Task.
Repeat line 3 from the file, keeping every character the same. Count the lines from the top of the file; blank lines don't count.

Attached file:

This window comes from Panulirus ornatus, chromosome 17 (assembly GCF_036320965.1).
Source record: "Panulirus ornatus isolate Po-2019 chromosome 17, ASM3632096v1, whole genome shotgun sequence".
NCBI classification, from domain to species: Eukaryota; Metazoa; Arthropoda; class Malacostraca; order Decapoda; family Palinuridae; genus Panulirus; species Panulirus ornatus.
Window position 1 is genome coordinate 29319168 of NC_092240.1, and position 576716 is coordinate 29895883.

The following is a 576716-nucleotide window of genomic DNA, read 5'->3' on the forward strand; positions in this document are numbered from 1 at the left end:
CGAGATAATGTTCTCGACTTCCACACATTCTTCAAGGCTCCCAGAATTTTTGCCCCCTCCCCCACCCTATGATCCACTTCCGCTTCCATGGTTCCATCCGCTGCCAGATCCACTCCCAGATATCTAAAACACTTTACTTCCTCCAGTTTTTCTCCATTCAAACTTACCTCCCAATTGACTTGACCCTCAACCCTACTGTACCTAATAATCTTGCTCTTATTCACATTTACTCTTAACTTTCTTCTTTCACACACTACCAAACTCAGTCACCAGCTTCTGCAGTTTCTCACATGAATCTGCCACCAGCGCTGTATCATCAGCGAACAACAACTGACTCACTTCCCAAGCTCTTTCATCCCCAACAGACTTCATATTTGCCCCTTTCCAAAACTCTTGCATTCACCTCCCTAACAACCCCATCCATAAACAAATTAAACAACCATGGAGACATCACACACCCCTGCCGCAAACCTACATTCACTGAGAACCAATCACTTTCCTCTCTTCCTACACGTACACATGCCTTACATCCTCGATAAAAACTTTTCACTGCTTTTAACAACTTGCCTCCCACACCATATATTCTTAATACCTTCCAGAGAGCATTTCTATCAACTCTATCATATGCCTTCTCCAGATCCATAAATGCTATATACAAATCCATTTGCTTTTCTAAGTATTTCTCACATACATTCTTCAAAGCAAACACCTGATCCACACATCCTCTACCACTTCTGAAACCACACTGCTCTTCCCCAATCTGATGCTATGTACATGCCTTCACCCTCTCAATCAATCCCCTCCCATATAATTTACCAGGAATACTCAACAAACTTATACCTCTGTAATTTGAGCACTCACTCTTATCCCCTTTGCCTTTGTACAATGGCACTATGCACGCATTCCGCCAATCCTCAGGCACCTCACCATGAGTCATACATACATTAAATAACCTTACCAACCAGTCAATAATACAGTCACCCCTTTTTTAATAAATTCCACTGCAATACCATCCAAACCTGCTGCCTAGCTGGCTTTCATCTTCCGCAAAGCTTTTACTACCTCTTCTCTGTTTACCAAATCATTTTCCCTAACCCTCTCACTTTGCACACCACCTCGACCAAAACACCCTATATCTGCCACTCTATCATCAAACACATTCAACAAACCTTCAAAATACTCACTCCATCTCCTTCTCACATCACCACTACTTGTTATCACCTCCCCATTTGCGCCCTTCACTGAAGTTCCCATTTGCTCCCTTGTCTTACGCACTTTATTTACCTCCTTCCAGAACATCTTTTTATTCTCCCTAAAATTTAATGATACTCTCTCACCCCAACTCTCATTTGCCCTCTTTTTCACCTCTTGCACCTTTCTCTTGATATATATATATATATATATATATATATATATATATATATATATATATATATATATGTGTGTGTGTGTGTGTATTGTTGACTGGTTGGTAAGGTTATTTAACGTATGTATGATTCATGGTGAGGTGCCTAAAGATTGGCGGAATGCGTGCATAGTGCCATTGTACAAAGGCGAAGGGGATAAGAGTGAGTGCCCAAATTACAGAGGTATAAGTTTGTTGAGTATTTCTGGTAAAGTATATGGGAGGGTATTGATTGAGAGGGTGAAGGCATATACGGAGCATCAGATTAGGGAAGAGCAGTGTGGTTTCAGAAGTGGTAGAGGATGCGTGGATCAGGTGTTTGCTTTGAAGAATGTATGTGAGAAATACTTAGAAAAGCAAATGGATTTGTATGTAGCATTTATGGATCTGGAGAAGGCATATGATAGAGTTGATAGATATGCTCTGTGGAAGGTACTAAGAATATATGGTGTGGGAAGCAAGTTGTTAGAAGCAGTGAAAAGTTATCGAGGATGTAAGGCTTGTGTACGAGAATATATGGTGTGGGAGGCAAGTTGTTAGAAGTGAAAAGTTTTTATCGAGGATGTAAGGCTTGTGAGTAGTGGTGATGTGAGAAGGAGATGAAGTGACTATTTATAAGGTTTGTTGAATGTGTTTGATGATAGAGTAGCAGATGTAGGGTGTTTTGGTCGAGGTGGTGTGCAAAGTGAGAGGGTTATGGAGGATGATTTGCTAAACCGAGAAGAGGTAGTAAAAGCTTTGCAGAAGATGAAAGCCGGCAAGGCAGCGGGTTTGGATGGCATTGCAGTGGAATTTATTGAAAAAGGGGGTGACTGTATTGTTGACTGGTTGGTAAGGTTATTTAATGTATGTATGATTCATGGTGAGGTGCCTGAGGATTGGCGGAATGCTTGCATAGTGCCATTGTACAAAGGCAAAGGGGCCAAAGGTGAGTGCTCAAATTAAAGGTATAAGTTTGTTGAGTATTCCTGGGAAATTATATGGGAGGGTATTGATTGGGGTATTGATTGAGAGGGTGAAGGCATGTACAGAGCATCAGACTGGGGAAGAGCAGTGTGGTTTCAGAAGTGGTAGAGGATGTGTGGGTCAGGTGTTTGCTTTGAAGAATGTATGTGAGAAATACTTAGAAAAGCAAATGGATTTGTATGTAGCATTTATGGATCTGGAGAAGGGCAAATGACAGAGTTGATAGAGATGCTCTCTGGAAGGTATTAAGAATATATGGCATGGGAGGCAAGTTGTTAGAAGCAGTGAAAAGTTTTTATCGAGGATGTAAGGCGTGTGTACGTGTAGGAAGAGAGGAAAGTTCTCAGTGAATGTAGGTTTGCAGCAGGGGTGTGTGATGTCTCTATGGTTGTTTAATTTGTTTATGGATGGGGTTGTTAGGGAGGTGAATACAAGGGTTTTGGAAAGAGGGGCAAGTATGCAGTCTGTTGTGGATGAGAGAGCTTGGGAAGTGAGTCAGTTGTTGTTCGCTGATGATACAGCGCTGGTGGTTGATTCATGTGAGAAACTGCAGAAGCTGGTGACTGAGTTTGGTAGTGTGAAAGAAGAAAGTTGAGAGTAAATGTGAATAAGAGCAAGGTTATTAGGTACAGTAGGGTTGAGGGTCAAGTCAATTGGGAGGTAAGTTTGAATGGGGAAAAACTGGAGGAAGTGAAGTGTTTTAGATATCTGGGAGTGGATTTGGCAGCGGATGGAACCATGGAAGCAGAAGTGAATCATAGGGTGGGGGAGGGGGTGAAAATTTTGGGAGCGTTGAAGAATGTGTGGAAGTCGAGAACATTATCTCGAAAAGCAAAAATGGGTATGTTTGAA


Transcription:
NCBI classification, from domain to species: Eukaryota; Metazoa; Arthropoda; class Malacostraca; order Decapoda; family Palinuridae; genus Panulirus; species Panulirus ornatus.